How to Breathe

People talk of deep breathing as the key to controlling stress.  Deep breathing is not the key.  In fact, deep breathing alone may cause hyperventilation which will make you feel even worse. The key is slow breathing. Easy breaths taken deep in your stomach with your diaphragm. Find a relatively quiet spot to sit down and put your feet up. Become aware of your breaths and gently focus on your exhales. Do this for about 15 minutes at a time. If you do this simple exercise just once each day, it can make a difference in your stress perceptions and reactions.

 
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Lifestyle changes are often all you need to turn a sleepless spell around. Talk with your doctor before taking any sleep remedy, including herbal or natural products. 

More sleep: Could it wake up your weight loss?

Sweet slumber could be a missing ingredient in your weight-control plan. 

It’s no secret that healthy eating and regular exercise are keys to managing the number on the scale. But it turns out that many of us may be missing out on one more smart habit that can help us stay trim: a good night’s sleep.

What does sleep have to do with weight?

Skimping on shut-eye may put a damper on your metabolism — your body’s calorie-burning furnace. And have you ever noticed that when you’re tired you have more trouble sticking with your healthy eating plans? Lack of sleep can also affect hormones that control appetite — and make it harder to make good decisions.

Of course, the solution seems obvious: Just climb under the covers a little earlier — and aim for a solid seven or eight hours of slumber.

But sometimes, that’s easier said than done. If you regularly miss out on a good night’s sleep, it may be time to make a few changes. Get in the mood to snooze with these tips:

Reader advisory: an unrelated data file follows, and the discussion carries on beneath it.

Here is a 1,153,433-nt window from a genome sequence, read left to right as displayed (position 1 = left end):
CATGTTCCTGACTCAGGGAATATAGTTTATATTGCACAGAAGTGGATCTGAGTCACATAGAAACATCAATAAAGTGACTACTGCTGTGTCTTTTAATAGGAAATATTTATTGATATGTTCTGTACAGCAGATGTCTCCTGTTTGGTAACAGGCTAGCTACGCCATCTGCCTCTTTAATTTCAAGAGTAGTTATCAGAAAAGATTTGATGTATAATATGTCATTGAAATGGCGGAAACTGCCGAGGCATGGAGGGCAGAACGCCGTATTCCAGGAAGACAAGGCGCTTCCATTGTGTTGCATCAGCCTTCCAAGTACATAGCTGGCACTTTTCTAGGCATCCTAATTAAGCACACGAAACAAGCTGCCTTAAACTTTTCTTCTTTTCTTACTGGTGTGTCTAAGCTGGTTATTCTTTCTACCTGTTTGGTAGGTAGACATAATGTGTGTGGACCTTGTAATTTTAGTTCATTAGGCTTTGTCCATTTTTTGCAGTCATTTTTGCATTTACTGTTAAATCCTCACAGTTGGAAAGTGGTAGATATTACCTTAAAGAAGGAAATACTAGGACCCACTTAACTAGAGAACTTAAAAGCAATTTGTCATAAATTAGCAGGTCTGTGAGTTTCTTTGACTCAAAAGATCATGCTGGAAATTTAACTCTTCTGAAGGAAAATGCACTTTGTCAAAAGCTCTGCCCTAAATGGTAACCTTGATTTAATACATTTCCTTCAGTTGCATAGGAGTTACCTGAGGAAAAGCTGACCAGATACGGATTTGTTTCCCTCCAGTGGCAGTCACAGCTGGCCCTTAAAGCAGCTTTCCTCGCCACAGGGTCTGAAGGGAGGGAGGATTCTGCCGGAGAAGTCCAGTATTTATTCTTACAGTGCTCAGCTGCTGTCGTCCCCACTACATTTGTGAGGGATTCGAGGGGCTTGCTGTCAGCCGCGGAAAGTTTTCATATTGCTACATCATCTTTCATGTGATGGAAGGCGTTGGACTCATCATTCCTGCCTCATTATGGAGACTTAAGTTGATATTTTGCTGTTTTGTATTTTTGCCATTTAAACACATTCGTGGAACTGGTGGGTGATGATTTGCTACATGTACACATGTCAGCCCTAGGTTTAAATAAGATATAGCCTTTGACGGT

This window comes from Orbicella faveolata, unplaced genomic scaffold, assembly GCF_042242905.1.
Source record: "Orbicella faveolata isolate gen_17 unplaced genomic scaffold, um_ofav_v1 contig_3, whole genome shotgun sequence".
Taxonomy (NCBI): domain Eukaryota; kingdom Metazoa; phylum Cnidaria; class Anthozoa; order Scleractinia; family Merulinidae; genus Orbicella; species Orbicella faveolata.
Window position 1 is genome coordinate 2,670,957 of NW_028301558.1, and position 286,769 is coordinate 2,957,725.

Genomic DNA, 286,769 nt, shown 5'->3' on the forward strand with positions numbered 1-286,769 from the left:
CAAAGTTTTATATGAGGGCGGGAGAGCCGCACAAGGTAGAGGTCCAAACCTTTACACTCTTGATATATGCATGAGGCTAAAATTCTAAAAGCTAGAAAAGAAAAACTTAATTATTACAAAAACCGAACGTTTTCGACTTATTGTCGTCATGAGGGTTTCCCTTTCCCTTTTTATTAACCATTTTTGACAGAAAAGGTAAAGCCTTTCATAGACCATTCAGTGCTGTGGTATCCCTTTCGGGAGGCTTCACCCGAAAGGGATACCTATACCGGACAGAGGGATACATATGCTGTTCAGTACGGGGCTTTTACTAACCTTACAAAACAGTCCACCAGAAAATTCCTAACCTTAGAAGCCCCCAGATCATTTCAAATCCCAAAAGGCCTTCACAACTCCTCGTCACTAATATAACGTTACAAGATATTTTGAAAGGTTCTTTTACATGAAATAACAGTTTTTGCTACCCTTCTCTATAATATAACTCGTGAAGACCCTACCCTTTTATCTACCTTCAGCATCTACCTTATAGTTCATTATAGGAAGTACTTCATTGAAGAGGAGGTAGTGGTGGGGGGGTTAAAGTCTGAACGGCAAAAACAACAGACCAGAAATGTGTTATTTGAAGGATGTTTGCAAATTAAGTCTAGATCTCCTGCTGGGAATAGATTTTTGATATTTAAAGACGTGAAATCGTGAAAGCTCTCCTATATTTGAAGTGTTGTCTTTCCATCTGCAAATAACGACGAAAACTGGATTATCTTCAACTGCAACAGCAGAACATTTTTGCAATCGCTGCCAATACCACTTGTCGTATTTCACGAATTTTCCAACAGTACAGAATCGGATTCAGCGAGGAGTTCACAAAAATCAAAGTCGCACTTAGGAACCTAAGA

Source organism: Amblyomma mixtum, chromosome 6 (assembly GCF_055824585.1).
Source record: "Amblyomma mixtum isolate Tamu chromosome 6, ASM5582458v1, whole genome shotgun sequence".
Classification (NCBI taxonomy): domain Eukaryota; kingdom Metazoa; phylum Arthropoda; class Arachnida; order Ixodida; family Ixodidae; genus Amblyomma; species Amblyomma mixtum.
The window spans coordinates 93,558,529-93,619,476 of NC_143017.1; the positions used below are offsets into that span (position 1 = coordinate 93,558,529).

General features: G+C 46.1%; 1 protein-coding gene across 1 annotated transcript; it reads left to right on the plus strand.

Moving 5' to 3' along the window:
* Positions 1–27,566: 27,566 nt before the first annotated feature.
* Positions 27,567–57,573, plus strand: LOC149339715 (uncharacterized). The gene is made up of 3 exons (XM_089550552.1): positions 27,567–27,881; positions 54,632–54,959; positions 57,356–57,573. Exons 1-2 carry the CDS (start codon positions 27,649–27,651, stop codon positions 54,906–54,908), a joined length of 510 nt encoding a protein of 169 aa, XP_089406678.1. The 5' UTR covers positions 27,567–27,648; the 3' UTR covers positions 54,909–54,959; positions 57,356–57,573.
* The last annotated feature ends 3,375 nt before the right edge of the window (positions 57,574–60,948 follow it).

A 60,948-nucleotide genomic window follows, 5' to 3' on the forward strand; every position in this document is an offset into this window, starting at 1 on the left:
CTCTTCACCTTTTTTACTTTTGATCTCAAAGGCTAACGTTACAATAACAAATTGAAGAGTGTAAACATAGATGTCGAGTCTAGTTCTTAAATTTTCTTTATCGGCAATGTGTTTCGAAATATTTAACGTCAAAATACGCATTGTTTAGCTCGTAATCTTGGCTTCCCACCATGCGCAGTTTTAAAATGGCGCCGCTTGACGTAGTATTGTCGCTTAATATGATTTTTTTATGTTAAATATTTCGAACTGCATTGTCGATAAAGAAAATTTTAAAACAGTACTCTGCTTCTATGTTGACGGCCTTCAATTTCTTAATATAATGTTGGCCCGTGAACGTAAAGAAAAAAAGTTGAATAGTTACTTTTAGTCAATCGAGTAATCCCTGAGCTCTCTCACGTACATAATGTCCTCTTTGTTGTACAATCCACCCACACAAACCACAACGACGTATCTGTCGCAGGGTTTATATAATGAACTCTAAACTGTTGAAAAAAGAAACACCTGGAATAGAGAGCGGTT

Be steady to bed and steady to rise. Try to turn in and get up at about the same time every day — at least as much as possible. This helps your body establish a sleep-wake schedule.

Create an oasis. Make your bedroom dark, quiet, cool and comfortable.

Give yourself time to unwind. Turn off the TV and computer well before bedtime — and do something relaxing. You might take a warm bath. Or listen to some soothing music.

Tweak your fitness routine. Regular exercise can help you sleep better.* Just don’t schedule your workout in the few hours before bedtime. It may leave you too revved up to nod off easily.

Be alert to sleep disrupters. If you’re sensitive to caffeine, avoid it after midday. And keep in mind that both nicotine and alcohol can affect sleep quality.

Another tip: Try limiting fluids before bed. This may save you trips to the bathroom during the night.

Speak up for better rest

If you’re still having trouble sleeping — or want more help finding lasting weight-loss solutions — hypnosis can help. Also important: if you snore heavily or sleep all night but still wake up unrested, talk with your doctor. These may be signs of a sleep disorder that could put your health at risk.